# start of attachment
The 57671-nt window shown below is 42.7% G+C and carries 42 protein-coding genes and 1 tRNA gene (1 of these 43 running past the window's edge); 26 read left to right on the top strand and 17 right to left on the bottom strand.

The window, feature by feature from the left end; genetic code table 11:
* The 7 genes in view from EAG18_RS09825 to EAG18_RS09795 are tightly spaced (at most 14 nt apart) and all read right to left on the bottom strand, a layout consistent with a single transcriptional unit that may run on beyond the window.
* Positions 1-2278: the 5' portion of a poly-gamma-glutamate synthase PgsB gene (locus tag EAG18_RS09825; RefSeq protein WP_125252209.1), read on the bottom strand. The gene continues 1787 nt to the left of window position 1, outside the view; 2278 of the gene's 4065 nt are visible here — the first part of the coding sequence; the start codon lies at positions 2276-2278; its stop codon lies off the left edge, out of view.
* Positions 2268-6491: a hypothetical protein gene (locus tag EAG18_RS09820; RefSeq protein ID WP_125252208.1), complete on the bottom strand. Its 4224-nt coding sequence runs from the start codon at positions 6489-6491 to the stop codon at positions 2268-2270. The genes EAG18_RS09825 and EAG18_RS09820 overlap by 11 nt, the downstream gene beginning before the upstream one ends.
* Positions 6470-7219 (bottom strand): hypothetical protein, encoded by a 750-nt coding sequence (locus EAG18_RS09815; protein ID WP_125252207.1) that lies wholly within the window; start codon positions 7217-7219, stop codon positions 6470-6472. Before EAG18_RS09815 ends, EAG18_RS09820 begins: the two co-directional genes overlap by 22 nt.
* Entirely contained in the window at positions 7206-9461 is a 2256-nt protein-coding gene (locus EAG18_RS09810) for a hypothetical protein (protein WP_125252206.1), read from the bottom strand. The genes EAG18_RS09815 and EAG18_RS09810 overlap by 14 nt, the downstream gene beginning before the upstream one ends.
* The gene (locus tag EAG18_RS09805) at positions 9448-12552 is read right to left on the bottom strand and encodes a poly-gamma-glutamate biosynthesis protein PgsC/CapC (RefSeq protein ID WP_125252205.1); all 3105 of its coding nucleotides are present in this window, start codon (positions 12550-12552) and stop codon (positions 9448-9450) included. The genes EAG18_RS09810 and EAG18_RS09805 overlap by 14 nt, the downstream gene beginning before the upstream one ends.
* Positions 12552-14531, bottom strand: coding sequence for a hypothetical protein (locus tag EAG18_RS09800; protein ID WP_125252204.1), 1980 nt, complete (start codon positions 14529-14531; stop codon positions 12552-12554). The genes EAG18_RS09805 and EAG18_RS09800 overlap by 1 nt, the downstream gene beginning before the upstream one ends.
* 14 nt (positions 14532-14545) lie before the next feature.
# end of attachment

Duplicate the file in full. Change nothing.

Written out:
The 57671-nt window shown below is 42.7% G+C and carries 42 protein-coding genes and 1 tRNA gene (1 of these 43 running past the window's edge); 26 read left to right on the top strand and 17 right to left on the bottom strand.

The window, feature by feature from the left end; genetic code table 11:
* The 7 genes in view from EAG18_RS09825 to EAG18_RS09795 are tightly spaced (at most 14 nt apart) and all read right to left on the bottom strand, a layout consistent with a single transcriptional unit that may run on beyond the window.
* Positions 1-2278: the 5' portion of a poly-gamma-glutamate synthase PgsB gene (locus tag EAG18_RS09825; RefSeq protein WP_125252209.1), read on the bottom strand. The gene continues 1787 nt to the left of window position 1, outside the view; 2278 of the gene's 4065 nt are visible here — the first part of the coding sequence; the start codon lies at positions 2276-2278; its stop codon lies off the left edge, out of view.
* Positions 2268-6491: a hypothetical protein gene (locus tag EAG18_RS09820; RefSeq protein ID WP_125252208.1), complete on the bottom strand. Its 4224-nt coding sequence runs from the start codon at positions 6489-6491 to the stop codon at positions 2268-2270. The genes EAG18_RS09825 and EAG18_RS09820 overlap by 11 nt, the downstream gene beginning before the upstream one ends.
* Positions 6470-7219 (bottom strand): hypothetical protein, encoded by a 750-nt coding sequence (locus EAG18_RS09815; protein ID WP_125252207.1) that lies wholly within the window; start codon positions 7217-7219, stop codon positions 6470-6472. Before EAG18_RS09815 ends, EAG18_RS09820 begins: the two co-directional genes overlap by 22 nt.
* Entirely contained in the window at positions 7206-9461 is a 2256-nt protein-coding gene (locus EAG18_RS09810) for a hypothetical protein (protein WP_125252206.1), read from the bottom strand. The genes EAG18_RS09815 and EAG18_RS09810 overlap by 14 nt, the downstream gene beginning before the upstream one ends.
* The gene (locus tag EAG18_RS09805) at positions 9448-12552 is read right to left on the bottom strand and encodes a poly-gamma-glutamate biosynthesis protein PgsC/CapC (RefSeq protein ID WP_125252205.1); all 3105 of its coding nucleotides are present in this window, start codon (positions 12550-12552) and stop codon (positions 9448-9450) included. The genes EAG18_RS09810 and EAG18_RS09805 overlap by 14 nt, the downstream gene beginning before the upstream one ends.
* Positions 12552-14531, bottom strand: coding sequence for a hypothetical protein (locus tag EAG18_RS09800; protein ID WP_125252204.1), 1980 nt, complete (start codon positions 14529-14531; stop codon positions 12552-12554). The genes EAG18_RS09805 and EAG18_RS09800 overlap by 1 nt, the downstream gene beginning before the upstream one ends.
* 14 nt (positions 14532-14545) lie before the next feature.